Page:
Carl de Villiers, Zululand Observer
It’s crunch time for the Springboks in the Rugby World Cup. In the play-off business end of things, one slip and you perish.
It is a sobering thought that South Africa is suddenly only two matches away from reaching the Cup final, to possibly become the first nation in history to win rugby’s Holy Grail for the third time.
But there’s work to do.
Post-Japan the Springboks regrouped admirably and built up a good head of steam by ticking off the no-nonsense Samoans and Scotland with relative ease, and then rounding off their Pool B assignments by pounding the USA into the turf with the biggest winning margin at this year’s tournament (64-0).
Let’s not be modest about it, the smart money will be on the Boks to take it through to the semi-finals against the All Blacks or France.
so loop hulle... 2 days, 4 games, 8 teams and a hell of a lot of chocolates and flowers for our wife pic.twitter.com/7eW6n9Tixu— Oom Rugby (@Oom_Rugby) October 11, 2015
Welsh captain Sam Warburton said his team knew how to beat the Springboks, having won the last encounter between the two teams at Cardiff and almost beating them in Nelspruit in June last year.
Not much must be read into that. The only value historical statistics have is to make for good pre-match pep talk and interesting conversation around braai fires. Only the now is what counts.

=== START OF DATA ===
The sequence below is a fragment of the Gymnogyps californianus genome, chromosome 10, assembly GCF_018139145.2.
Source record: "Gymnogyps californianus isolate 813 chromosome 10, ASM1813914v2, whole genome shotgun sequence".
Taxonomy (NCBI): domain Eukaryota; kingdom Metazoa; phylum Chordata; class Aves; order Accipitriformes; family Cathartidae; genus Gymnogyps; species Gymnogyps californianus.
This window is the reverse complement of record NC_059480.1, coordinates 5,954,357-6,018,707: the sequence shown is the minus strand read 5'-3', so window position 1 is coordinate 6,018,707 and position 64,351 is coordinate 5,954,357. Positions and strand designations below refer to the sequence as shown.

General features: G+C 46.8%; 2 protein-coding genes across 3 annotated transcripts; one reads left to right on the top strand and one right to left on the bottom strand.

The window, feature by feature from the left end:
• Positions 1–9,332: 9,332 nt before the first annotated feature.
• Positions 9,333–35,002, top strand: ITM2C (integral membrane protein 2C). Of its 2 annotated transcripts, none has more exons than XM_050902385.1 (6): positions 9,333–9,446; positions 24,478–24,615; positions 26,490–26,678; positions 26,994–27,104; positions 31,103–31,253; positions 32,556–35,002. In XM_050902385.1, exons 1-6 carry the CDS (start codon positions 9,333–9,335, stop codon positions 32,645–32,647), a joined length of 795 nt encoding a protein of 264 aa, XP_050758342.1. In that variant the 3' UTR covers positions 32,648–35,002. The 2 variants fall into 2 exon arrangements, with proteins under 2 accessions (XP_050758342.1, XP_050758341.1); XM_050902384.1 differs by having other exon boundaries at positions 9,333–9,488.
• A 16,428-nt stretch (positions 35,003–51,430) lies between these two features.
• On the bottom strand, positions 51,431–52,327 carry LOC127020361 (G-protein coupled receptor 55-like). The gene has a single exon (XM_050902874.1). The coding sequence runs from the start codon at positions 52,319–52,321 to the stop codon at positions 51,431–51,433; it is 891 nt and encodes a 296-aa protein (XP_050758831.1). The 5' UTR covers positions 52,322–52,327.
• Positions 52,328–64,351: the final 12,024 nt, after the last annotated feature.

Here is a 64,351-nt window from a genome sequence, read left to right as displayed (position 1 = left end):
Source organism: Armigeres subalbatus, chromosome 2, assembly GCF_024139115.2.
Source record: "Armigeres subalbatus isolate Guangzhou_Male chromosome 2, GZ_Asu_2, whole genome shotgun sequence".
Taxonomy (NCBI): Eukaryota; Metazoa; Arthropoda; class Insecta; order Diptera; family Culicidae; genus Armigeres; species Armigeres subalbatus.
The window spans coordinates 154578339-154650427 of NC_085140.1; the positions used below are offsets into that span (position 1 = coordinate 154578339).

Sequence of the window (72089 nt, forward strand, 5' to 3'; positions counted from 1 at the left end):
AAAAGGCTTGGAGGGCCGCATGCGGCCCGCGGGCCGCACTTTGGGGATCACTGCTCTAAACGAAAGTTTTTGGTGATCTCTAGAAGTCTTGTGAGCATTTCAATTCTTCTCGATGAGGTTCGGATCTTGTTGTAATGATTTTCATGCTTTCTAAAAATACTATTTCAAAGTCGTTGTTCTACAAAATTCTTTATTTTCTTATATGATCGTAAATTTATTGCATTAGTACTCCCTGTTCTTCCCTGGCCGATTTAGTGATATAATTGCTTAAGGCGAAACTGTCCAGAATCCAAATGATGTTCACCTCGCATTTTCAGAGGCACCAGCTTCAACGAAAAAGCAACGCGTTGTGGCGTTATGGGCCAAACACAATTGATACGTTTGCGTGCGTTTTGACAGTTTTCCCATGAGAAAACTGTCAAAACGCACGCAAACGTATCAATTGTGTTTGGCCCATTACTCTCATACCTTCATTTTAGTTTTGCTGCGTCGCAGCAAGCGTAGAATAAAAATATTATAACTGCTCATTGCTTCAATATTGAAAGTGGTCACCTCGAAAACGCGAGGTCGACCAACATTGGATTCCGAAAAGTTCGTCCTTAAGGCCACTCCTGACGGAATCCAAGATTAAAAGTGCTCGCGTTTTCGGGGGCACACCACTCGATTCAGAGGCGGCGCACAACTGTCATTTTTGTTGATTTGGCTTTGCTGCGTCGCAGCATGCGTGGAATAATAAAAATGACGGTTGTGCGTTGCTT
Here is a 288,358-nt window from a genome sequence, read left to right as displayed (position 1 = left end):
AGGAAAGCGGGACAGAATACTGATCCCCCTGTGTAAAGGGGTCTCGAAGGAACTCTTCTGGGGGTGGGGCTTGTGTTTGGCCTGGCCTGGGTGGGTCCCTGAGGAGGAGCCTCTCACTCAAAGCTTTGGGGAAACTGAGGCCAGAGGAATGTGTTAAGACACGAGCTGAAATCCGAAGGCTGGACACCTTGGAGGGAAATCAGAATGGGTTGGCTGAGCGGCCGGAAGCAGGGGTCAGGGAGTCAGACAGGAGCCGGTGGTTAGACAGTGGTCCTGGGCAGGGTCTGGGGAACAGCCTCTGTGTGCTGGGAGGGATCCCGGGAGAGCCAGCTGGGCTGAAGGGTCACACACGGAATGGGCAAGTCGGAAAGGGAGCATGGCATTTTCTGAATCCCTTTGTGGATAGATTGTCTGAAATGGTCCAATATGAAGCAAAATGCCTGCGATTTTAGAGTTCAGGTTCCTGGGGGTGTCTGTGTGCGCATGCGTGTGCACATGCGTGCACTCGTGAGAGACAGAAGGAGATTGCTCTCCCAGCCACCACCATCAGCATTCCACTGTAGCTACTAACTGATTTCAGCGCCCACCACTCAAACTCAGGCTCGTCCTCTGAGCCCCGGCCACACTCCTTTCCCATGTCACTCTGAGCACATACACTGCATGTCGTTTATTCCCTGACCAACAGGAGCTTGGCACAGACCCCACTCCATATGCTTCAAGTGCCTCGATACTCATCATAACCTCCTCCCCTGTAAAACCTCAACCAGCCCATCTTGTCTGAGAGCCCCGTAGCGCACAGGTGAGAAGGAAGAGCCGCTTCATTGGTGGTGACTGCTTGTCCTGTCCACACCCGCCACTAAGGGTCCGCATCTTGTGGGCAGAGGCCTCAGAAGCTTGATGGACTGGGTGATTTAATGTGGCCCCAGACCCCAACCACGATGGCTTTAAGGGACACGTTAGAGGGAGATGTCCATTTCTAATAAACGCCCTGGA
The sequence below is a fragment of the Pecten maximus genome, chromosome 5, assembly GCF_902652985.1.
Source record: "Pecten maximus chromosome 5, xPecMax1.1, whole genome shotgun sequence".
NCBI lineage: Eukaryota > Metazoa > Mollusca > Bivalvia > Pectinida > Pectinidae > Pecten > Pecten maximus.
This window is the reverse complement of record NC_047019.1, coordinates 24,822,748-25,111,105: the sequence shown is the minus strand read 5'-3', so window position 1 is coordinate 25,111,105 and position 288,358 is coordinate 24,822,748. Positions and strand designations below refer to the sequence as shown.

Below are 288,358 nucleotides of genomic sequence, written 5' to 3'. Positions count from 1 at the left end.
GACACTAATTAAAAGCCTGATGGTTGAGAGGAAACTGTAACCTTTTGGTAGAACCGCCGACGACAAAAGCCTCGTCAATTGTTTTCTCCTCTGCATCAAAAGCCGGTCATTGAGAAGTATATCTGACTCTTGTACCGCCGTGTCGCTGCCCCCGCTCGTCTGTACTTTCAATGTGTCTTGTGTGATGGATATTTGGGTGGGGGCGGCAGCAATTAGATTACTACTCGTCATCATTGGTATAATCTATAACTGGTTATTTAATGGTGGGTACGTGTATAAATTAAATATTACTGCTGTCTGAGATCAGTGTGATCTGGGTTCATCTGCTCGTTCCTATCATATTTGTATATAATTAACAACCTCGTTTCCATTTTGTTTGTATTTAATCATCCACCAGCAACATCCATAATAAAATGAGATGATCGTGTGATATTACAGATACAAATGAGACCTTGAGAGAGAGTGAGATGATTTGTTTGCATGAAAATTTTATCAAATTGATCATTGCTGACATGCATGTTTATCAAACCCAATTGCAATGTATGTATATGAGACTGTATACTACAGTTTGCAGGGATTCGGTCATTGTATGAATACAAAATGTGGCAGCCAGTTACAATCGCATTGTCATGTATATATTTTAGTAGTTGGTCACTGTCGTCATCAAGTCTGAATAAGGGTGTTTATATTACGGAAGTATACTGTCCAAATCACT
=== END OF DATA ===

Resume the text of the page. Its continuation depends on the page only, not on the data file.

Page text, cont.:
For all their guts and glory attitude against England and Australia, there are certain limitations Welsh coach Warren Gatland admitted to, and which he said they would have to work on this week before taking on South Africa.
As said before, the one factor which Bok supporters will be concerned about is the lack of discipline clearly evident among Fourie du Preez’s warriors.
In tight play-off encounters it only takes one or two crucial penalties or a yellow card at critical times to turn things around.
No doubt Meyer took his men through the rule book again – or so one hopes.
The team selection will also be followed closely.
For all the faith in lock Victor Matfield’s experience and never-say-die attitude, there’s no way Meyer can deprive the Bok squad 60 minutes or so of wrecking ball Lood de Jager – a man with fire in the belly who tackles backline players, mix it up with the best in the engine room and generally cause havoc among the opposition.
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And is Jannie ‘Penalty’ du Plessis still the best man to anchor the scrums at tight-head?
South Africa’s forwards are capable of generating enough energy to power up Eskom with De Jager, Eben Etzebeth and Schalk Burger leading the charge, and if they do click and go tsunami style, Wales will have problems.
The tight phases are the areas South Africa must target because that is where the opposition is most vulnerable.